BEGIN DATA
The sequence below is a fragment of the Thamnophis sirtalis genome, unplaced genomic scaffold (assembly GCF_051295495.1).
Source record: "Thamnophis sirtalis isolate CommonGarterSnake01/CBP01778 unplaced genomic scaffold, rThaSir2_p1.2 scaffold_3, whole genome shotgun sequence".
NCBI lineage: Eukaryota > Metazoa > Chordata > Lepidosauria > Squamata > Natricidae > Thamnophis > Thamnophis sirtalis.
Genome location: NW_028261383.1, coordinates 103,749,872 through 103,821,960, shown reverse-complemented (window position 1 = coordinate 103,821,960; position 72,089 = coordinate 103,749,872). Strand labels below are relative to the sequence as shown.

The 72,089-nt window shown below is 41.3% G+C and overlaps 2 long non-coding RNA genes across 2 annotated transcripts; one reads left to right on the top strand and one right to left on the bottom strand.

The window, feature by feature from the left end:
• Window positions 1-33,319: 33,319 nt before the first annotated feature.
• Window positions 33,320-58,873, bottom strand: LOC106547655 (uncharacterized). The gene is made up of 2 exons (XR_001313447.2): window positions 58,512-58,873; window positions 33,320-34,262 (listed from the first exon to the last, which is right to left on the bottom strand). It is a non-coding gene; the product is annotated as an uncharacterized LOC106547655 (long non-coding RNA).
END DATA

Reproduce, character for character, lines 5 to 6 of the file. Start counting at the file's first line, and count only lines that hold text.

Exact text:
The 72,089-nt window shown below is 41.3% G+C and overlaps 2 long non-coding RNA genes across 2 annotated transcripts; one reads left to right on the top strand and one right to left on the bottom strand.

The window, feature by feature from the left end: